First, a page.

A pyromaniac is a person who continually fails to resist the temptation to start fires, often as a sort of method to relieve tension or for instant gratification. Pyromania (the term for the condition) is an impulse control disorder. What should we call those whose tongues (or keyboard strokes) cause firestorms of angst, hatred, fear, sorrow, etcetera?
As Christians, perhaps one of the biggest acts of serving love we can do in these days is to be firefighters. This is not about “fake news”, “doctored news”, “spin”, or any other term being flung about these days to discredit those perceived to be from the so-called opposition.
It wasn’t that long ago that the entire West Coast of the US was blanketed with smoke from many wildland fires. Millions of acres burned. Some categorize the amount of acreage burned as record-breaking. If we were to estimate the number of firefighters working to knock out the fires at 350 thousand (which is probably a quite high estimate), that would be around 1/10 of 1% (0.001) of the US population.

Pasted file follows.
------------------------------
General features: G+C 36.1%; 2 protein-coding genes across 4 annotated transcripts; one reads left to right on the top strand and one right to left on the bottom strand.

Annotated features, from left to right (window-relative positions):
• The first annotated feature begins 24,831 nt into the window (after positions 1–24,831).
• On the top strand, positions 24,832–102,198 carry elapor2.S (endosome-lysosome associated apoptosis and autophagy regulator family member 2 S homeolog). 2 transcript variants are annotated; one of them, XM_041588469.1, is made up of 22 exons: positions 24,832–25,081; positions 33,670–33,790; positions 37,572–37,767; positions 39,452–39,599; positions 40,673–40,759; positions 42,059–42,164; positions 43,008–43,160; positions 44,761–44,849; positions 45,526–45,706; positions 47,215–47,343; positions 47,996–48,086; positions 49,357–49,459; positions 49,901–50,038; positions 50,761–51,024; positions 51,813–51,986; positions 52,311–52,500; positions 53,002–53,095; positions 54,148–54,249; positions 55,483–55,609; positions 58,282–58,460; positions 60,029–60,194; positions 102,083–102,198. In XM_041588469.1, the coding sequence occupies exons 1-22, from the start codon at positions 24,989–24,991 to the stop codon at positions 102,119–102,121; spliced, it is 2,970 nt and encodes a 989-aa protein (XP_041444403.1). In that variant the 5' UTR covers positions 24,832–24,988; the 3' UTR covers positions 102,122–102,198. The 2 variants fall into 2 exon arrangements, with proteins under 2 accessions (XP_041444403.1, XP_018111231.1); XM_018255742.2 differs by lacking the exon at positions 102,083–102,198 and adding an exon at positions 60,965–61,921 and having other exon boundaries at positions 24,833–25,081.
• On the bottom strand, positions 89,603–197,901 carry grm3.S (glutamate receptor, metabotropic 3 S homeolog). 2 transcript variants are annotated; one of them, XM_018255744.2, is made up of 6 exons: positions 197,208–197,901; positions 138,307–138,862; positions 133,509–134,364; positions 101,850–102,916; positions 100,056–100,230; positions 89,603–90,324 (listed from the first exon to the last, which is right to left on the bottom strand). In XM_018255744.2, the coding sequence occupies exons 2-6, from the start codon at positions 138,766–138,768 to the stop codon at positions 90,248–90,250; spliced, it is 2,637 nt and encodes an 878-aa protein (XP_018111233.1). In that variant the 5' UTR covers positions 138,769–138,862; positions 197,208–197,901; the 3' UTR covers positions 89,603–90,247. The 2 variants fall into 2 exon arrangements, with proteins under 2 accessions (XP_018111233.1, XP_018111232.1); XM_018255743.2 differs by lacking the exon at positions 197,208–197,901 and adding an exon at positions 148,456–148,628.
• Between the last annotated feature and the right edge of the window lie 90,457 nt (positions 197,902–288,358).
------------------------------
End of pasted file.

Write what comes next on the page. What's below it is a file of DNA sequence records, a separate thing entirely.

Why do those numbers matter? A relatively small proportion of the US population put out so many fires over a large amount of acreage. That’s the way we should be.
In the context of the church, fire is a symbol of the Holy Spirit and a purifier/cleanser. However, the other side of fire is utter destruction. A purifying fire can be good, however, the church (and society, and history, and the world) has had too many instances when a purifying fire becomes corrupted, and all it does is destroy.
There are far too many people like those in Proverbs 16:28 who seek to sow discord and conflict, and others who spread gossip to tear down their intellectual opponents. The Scriptures certainly do not celebrate such individuals. Nor should we.
Gossip and conflict-starting put oneself above others. When we look to ourselves and not others, there is a huge potential to sow hatred and derision rather than the love of Christ. When we speak in love and with the intent to build others up, the fire-starting tongue becomes a blesser rather than a curser.
1) Where are you seeing Christian brothers and sisters being unholy fire-starters and spreaders, rather than holy firefighters?
2) What are some ways and words that you can use to help quench the unholy fires of words that are shared around you?
3) What, if any, experiences have you had where what was (or was intended to be) a purifying fire turned into a destructive one?
Holy Spirit, we ask you to light us up as beacons of your grace and love. Guide us to be the ones that share holy fire and extinguish unholy fire. Amen.